The reports came in hot in February. A month that began with just a 25 basis point increase in the Fed Funds rate and mildly dovish comments from Chair Powell ended up being filled with news challenging that narrative.
- A blockbuster payroll report that came with a higher-than-expected increase in average hourly earnings raising the specter of the dreaded wage-price-spiral.
- A higher than expected Consumer Price Index (CPI), Producer Price Index (PPI) and Personal Consumption Expenditures (PCE) deflator.1
- Red hot retail sales that… well… were likely just leftover clearance sales.
- Rising interest rates across the curve and retreating stocks.
Some began to question whether the Fed could bring inflation back under control. Inflation can be driven by a shock like the pandemic driven supply problems—that’s where the now-cliched notion of “transitory inflation” came from. Sustained, longer-term inflation, on the other hand, is driven by a self-fulfilling prophecy of inflation expectations. If inflation expectations are contained, then inflation will eventually decline. The chart below shows what happened to inflation expectations in February.
Chart of the Month
Breakeven Inflation Expectations
Source: Bloomberg. Data as of 2/28/2023
It’s neither a great picture, nor a terrible one. The arguably overly optimistic expectation that inflation would get close to the Fed’s target of 2% by next year has faded, but longer-term inflation expectations remained well-anchored.
Consider the implications for stocks. Stable longer-term inflation expectations suggest that valuation multiples like price-to-earnings (P/E), which shows how much investors are paying for a dollar of a company's earnings, are likely to remain stable. Stickier near-term inflation, however, points to earnings and margins at greater risk.
Case-in-point, the S&P 500 fell over 2% in February. While many point to inflation and interest rates driving lower multiples as the culprit, the deterioration of the Q4 earnings season that occurred in February could be more to blame. At the beginning of February, midway through the season, S&P 500 earnings had come in roughly flat. By the end of February, however, the season wrapped up with declines of over 2%.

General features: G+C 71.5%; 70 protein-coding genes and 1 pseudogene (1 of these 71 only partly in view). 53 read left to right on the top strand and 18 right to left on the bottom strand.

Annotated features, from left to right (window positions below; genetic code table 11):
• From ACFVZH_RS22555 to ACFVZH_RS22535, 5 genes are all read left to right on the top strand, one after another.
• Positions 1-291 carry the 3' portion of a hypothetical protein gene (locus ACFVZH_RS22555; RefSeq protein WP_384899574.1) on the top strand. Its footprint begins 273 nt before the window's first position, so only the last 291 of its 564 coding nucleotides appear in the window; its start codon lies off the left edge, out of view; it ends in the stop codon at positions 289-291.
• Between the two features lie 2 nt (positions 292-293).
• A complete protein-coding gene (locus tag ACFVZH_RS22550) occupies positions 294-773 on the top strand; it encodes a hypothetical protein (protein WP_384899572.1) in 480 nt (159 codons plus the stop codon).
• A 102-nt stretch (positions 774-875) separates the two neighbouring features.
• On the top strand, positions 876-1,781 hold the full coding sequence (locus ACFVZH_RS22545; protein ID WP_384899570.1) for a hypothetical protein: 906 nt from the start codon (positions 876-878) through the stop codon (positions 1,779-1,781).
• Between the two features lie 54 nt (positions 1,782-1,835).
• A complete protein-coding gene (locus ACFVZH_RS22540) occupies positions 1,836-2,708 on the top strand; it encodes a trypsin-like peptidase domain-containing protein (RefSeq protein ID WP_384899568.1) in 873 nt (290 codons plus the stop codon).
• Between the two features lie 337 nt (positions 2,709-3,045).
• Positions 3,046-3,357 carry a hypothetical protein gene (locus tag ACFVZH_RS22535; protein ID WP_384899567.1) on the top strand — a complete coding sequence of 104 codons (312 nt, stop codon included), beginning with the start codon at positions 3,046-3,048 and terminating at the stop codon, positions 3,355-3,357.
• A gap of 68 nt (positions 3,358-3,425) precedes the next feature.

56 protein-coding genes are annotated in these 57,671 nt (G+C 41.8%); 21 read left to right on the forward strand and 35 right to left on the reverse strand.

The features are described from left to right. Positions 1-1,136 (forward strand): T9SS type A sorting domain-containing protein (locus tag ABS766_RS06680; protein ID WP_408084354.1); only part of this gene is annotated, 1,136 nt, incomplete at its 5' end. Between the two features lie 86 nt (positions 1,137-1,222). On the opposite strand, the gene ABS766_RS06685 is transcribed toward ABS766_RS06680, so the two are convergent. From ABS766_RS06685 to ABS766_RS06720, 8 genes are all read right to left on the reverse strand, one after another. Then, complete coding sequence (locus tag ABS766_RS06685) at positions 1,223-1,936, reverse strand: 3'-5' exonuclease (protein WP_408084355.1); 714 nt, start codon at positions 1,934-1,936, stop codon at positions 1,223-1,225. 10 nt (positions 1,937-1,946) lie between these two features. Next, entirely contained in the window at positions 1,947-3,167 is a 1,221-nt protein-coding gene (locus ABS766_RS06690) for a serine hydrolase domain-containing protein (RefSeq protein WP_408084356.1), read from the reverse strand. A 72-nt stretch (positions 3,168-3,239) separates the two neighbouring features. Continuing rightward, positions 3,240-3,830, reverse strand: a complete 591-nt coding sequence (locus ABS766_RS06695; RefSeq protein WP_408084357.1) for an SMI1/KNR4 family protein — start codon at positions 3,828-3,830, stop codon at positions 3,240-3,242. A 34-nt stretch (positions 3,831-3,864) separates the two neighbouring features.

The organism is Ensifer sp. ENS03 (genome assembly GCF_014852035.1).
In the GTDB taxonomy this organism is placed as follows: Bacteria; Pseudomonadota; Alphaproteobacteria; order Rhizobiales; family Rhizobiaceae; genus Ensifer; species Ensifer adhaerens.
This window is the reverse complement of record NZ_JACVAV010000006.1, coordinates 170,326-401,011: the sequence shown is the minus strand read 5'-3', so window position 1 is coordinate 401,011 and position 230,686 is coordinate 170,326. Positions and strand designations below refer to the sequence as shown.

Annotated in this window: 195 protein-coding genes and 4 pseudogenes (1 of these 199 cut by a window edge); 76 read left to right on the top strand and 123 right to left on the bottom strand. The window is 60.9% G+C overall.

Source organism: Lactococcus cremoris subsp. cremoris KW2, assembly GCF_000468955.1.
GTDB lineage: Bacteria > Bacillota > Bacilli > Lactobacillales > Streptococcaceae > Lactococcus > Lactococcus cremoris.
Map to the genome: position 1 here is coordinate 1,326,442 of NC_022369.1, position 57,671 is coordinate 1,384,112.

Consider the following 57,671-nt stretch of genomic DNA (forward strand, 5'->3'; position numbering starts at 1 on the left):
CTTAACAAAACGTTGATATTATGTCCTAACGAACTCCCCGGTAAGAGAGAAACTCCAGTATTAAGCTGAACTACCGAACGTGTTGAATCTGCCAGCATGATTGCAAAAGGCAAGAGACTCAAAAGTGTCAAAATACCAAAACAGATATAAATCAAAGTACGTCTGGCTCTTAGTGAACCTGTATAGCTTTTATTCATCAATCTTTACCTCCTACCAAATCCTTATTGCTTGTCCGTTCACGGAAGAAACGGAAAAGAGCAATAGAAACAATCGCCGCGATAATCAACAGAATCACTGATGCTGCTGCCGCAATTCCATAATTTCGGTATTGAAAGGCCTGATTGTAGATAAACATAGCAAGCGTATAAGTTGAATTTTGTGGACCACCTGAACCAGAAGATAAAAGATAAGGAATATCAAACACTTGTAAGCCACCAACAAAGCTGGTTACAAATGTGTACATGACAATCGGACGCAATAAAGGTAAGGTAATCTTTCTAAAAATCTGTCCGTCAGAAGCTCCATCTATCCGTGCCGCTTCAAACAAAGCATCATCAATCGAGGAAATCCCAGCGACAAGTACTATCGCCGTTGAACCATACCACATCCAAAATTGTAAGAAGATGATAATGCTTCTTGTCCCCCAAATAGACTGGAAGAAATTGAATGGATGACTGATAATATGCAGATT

Markets were red across the board in February, but remained predominantly green year to date.
Asset Class Returns—February 2023
Asset Class Returns—Year-to-Date 2023
Source: Bloomberg. February returns 2/1/23‒2/28/23; year-to-date returns 1/1/23‒2/28/22. Past performance does not guarantee future results. Indexes are unmanaged, and one cannot invest directly in an index.
Here’s a list of upcoming key economic releases, which can serve as a guide to potential market indicators.
Source: Bloomberg, as of 3/1/23.
After January’s buoyant rally, equity markets grappled with stronger-than-expected economic readings in February, ending the month with small losses. In what seems like it could be a recurring theme for the near-term, the market is struggling for direction. With risk-free yields moving higher, we think equity investors will remain cautious and higher-quality dividend growth stocks will remain attractive—even in unexpected segments.
Meet Me in the Middle
Mid-cap stocks don’t receive much fanfare and are often overlooked by investors. Frankly, that’s been a mistake. The foundational case for carving out an allocation to mid-cap stocks is compelling.